Values are an important part of any company’s culture. But having clearly stated values is only part of the equation. Values are meaningless unless they’re consistently enacted, reflected upon and evolved.
Leading diversity, equity and inclusion (DEI) isn’t just my day job, it’s my way of being. And I’m fortunate at Sprout Social to work with a team of senior leaders, individual contributors and C-suite executives who feel the same way about applying our DEI work, in the office and beyond.
Championing DEI is one of our values, but let me tell you how DEI at Sprout is so much more than words.
DEI work is everyone’s work
Enacting Sprout’s commitment to DEI work is everyone’s job. One of the most impressive parts of DEI in our workplace is the level of employee participation in planning, leading and communications. Individual team members and groups of volunteers take the lead on a variety of our DEI efforts; for example, they plan and lead our monthly DEI Guild Meetings, develop volunteer opportunities for our team and create internal events and campaigns to support awareness month activities.
At Sprout, our DEI Leadership is made up of two teams: the DEI Advisory, which is made up of individual contributors and people managers, and the DEI Executive Team, comprised of C-suite executives and directors. This structure ensures we have representation from across the organization in our DEI decision-making.
Together the group acts as a board, planning guild meeting topics for the year, advancing learning opportunities throughout the organization and spreading this information to the broader team via quarterly updates and organization-wide meetings. Having that level of investment in our DEI strategy—from both employees and the C-suite—means I have the unique opportunity to watch executives get excited about our work. The combination of employee and executive buy-in reinforcing DEI work is an important piece of what enables us to make change.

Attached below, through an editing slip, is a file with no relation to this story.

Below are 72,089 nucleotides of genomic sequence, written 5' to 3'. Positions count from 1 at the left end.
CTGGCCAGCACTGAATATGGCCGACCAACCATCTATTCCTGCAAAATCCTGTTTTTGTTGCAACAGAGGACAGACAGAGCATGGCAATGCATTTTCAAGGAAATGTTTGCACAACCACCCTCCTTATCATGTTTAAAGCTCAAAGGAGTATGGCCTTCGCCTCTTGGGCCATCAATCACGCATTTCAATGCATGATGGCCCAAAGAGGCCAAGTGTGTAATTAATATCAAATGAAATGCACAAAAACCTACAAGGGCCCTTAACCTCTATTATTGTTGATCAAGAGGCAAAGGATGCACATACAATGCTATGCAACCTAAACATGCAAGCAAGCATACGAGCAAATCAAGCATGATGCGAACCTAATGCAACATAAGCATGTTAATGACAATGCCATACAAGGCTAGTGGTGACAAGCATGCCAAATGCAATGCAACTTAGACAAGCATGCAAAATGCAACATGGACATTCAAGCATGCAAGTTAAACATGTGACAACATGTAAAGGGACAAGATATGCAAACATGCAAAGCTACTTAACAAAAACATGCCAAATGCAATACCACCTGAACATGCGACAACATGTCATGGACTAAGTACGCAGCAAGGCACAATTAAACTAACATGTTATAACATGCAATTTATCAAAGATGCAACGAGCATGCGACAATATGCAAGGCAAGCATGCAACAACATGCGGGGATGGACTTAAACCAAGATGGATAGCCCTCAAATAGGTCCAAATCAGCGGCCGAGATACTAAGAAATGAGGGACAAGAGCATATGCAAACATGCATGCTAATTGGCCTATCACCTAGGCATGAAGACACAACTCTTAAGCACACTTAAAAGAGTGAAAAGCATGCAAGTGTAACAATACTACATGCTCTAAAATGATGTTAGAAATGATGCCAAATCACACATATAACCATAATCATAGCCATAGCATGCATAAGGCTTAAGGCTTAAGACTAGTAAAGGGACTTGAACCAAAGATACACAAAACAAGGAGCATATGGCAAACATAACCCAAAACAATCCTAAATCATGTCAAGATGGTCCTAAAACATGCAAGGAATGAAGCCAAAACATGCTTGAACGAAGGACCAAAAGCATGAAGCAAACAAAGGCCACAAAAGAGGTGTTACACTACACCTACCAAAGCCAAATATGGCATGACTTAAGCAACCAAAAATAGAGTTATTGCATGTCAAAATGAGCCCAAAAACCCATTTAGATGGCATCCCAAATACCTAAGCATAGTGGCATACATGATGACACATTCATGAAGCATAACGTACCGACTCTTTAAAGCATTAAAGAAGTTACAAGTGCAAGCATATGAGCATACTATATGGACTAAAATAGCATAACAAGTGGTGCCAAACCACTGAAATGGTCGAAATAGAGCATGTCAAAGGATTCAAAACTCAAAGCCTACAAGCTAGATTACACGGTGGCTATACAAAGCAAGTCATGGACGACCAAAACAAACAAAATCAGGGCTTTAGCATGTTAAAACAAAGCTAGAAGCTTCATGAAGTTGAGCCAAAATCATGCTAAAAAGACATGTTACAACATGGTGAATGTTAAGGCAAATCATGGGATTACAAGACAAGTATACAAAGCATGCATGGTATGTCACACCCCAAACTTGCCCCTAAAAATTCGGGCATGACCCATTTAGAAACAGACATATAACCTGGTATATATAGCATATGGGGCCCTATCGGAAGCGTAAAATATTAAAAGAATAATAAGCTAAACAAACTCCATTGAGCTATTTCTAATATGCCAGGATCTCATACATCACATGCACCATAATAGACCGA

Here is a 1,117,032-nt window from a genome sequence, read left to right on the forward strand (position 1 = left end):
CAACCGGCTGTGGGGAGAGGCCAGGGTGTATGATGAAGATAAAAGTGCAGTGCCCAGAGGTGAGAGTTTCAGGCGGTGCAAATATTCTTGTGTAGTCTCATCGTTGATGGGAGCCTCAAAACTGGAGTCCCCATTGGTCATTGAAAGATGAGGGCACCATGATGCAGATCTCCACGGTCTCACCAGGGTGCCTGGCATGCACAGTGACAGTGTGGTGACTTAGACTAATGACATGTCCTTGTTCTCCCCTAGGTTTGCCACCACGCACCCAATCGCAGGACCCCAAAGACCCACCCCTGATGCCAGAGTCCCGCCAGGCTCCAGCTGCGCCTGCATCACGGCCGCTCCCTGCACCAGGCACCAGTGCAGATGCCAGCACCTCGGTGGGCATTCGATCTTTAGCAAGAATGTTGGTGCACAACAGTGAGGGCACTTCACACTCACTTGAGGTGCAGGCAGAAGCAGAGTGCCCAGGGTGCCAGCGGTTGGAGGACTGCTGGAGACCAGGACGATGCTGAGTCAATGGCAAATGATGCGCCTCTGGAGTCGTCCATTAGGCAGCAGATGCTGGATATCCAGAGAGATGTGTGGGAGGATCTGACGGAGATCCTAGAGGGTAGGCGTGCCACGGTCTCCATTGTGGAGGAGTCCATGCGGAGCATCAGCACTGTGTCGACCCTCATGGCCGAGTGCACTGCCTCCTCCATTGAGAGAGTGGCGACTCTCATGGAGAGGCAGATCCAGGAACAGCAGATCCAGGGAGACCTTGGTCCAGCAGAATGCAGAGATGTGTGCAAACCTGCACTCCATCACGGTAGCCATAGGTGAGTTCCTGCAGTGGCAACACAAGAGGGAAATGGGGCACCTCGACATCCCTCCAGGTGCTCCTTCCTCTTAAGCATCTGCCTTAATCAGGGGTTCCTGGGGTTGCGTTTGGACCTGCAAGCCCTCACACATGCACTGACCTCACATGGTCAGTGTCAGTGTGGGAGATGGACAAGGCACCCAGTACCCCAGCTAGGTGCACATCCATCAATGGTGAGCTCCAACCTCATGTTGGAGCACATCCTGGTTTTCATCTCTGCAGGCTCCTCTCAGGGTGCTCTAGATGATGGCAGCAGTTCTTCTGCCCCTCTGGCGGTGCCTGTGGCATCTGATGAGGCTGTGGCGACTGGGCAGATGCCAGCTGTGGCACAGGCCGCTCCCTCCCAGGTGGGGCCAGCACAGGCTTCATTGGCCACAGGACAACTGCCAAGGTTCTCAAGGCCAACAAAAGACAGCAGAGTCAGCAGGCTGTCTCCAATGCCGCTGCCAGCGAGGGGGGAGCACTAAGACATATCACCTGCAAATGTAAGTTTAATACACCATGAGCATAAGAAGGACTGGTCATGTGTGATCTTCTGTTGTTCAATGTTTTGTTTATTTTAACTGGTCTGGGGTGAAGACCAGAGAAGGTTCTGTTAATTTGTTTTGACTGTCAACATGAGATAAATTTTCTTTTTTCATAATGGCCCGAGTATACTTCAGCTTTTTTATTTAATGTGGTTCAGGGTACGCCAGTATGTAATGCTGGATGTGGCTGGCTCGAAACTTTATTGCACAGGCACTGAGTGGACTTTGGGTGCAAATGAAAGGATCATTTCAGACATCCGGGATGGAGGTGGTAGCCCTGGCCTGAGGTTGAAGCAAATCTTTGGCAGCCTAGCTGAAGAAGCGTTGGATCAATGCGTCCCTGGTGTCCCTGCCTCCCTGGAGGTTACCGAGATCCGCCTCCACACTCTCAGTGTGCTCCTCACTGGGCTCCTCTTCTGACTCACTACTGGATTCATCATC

I’m proud knowing that we have team members beyond Sprout’s People Team who are constantly pushing the envelope on creating a more equitable and inclusive space.
Our three areas of focus
In order to make strides in DEI everyday, we have to set goals. At Sprout, we’re working toward three main objectives:
1) Learn: Expand DEI learnings
There is no more powerful tool than education, which is why the heart of our DEI work at Sprout is a monthly guild meeting. Each month, our team comes together to learn about different backgrounds, identities and aspects of cultures. Every session is owned and run by different people across the organization. We encourage all team members to attend and ask that no other meetings are scheduled during this time.
Part of this work is to address issues that are relatively invisible, like unconscious bias, or social stereotypes that individuals form and apply outside their conscious awareness. This year, we’ve hosted DEI Guild Meetings on how to be an ally, understanding the model minority myth, Black History Month and sexual assault awareness.
We’re also partnered with Paradigm, a diversity consulting firm, to conduct unconscious bias training that equips our employees with a sharper eye for the biases that impact a workforce and the knowledge to make sure they’re not contributing to the problem. Their industry expertise and recommendations have helped shape our strategy and priorities since we started working with them in 2017.
Our efforts aren’t purely educational, but also developmental. Our Emerging Leaders program is a mentorship initiative built through a partnership between our Organizational Development and DEI Teams—another strong example of how DEI is interwoven throughout our business.
The goal of the program is to diversify our internal leadership pipeline. The program is open to all Sprout employees, but we encourage people of color, women, women in tech and LGBTQIA+ individuals seeking to learn more about what leadership means at Sprout to apply. It entails both personal and career development, as well as encouraging self-advocacy and ingraining that in our culture.